--We out played a 12 piece klezmer band that broke the truce of "Y'all be over there, we'll be over here" by moving their set-up to directly across the street from us. Our five-foot, 96 pound singer/guitarist bellowing "That's fucking rude!" in place of the actual lyrics of the chorus is probably one of the best moments of my life.

--We were invited by an ex-Ranger, ex-con biker named Shadow to play at his gang's clubhouse anytime. Group leadership has decided it's probably not worth it to go there. I'm good with not getting the shit stomped out of me by bikers.

--the drummer got hit on by a girl the rest of us know to be insane. his line: "I'm kinda crazy too. I like crazy." the sagacity of the bassist: "you don't want [her] kind of crazy."

Other than that, I've been feeling sort of empty, but in that bucket-to-be-filled expectant way. Which is probably an improvement.
  • Current Music
    Algebra & Prostitution (in my head)


I think I saw a flying squirrel tonight. Do we have flying squirrels in georgia? in north america?

[three minutes later...]

Yes! yes we do!

"The Southern flying squirrel (Glaucomys volans) is one of two species of the genus Glaucomys, the only flying squirrels found in North America (the other is the somewhat larger Northern flying squirrel, G. sabrinus). It is found in deciduous and mixed woods in the eastern half of North America, from southeastern Canada, to Florida, USA. Disjunct populations of this species also have been recorded from the highlands of Mexico, Guatemala and Honduras."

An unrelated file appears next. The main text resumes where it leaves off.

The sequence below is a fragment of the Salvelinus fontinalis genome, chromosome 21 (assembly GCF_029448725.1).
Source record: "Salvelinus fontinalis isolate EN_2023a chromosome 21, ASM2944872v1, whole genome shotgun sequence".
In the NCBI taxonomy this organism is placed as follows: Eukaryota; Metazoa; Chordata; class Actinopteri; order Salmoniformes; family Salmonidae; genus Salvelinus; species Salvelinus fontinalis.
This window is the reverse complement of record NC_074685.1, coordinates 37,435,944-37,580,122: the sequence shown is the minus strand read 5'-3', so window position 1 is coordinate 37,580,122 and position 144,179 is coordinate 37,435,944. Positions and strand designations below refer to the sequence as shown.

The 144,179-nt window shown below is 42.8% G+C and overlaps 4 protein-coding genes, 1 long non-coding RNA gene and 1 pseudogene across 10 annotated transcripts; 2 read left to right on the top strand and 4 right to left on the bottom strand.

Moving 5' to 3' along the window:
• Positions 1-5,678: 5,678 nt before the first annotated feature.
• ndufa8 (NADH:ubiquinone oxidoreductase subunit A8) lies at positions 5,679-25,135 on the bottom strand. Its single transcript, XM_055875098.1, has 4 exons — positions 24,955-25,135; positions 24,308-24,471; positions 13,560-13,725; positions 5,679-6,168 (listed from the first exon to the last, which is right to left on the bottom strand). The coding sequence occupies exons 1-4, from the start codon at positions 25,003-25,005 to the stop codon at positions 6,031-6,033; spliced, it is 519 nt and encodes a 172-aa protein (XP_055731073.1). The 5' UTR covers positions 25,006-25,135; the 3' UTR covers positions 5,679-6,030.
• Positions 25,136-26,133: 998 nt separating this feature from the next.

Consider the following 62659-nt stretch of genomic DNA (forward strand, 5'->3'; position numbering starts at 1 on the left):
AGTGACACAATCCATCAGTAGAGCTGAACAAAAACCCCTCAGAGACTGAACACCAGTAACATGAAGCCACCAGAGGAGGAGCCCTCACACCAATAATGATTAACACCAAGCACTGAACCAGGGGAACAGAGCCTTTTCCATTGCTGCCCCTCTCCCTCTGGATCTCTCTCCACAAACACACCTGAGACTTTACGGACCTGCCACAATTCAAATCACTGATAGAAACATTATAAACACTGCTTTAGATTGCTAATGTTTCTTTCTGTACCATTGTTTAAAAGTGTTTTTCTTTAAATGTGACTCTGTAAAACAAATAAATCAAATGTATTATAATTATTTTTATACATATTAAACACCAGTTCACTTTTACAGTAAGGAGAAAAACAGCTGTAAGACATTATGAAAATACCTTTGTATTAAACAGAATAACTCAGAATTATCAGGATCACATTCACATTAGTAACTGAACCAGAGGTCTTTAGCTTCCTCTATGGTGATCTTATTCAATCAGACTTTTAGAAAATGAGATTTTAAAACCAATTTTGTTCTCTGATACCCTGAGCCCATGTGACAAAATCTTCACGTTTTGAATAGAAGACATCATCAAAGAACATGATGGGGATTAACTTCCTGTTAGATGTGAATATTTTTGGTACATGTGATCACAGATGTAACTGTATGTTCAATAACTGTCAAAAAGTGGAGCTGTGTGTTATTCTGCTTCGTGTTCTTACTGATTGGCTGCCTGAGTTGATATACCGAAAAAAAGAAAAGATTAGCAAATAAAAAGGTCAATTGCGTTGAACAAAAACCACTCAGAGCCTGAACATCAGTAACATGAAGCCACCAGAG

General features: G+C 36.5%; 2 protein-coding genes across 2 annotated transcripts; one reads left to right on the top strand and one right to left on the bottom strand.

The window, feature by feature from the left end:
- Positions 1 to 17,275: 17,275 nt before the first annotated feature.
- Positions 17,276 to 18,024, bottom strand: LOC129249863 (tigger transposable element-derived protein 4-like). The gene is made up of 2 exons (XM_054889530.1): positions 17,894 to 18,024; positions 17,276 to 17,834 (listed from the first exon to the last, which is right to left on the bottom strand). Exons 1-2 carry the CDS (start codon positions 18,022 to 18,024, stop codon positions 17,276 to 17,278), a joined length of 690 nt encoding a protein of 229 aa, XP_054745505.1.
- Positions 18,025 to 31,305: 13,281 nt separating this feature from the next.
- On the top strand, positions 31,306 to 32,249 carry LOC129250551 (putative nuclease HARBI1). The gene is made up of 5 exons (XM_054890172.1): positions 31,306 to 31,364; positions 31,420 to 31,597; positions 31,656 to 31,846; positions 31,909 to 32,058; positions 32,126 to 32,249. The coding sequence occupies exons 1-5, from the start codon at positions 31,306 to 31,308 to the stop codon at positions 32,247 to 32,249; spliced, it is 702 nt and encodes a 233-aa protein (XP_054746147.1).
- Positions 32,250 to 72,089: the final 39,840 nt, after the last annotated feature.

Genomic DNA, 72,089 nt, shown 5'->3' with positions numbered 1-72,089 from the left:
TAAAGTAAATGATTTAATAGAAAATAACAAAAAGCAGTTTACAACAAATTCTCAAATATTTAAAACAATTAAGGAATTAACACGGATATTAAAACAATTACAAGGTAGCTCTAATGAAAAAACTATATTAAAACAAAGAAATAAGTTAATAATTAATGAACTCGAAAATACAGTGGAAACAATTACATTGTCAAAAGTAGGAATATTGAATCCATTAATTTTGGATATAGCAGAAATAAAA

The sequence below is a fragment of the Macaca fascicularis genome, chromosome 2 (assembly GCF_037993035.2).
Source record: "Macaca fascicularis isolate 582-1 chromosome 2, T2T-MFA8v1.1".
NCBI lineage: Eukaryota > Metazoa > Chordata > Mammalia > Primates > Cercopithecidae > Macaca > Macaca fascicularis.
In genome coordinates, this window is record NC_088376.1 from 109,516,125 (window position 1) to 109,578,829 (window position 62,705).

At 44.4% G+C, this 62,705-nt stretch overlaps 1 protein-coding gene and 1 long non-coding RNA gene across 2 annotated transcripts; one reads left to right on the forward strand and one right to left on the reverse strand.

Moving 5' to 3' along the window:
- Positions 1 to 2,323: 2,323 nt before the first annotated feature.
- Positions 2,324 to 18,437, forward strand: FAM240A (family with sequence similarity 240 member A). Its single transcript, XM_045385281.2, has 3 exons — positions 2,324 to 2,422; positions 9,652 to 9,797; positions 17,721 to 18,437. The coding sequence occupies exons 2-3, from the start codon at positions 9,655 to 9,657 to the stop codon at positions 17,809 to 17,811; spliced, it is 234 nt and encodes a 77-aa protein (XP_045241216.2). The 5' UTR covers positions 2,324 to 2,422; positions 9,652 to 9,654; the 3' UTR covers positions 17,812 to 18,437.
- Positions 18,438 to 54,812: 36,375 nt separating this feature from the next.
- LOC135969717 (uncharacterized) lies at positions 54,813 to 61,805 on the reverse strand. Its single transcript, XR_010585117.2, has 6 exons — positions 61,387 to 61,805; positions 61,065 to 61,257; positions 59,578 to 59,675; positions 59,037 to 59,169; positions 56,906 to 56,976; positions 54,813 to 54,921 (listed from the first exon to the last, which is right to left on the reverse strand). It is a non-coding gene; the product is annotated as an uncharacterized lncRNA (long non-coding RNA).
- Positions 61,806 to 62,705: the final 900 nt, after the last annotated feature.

The only reason I think it was a flying squirrel, and not just a plain well-groomed rat squirrel, is that it made about a 12 foot jump from the top of a lamp post to the trunk of the magnolia tree in front of the Inn.

Of course, I didn't get that great a look at it. It could have been a bird.
But it wasn't. I'm gonna call him Rocky.

What I've been reading.

A lame subject, but the books have been awesome. I suppose I should mention that I've moved into a new place, and now have no roommates, and so without the amusement of drunk friends, I've turned to somewhat more solitary pursuits. Books, mainly, because that's what I always turn to.

Wind, Sand, and Stars by Antoine de St-Exupery. This was written by the same fellow as The Little Prince, which you have heard of if you've ever taken a French course. A bit different from a children's book, Wind Sand and Stars is a memoir of sorts of St-Exupery's experiences as a mail pilot in the 1920s and 30s, with a fair amount of the type of philosophy you'd expect a man who has a job where people regularly disappeared forever. Mostly it's set along the flight paths from Toulouse to Casablanca, but there are other segments in South America; he tells a story of a colleague who crashed in the mountains--in winter, and walked out five days later. The bulk of the book is about St-Exupery's own big crash in the Libyan desert, starvation, dehydration, eventual chance rescue by a random Bedouin. Wonderful stuff, really. Because I happen to have brought St-Ex to work with me, you get a sample: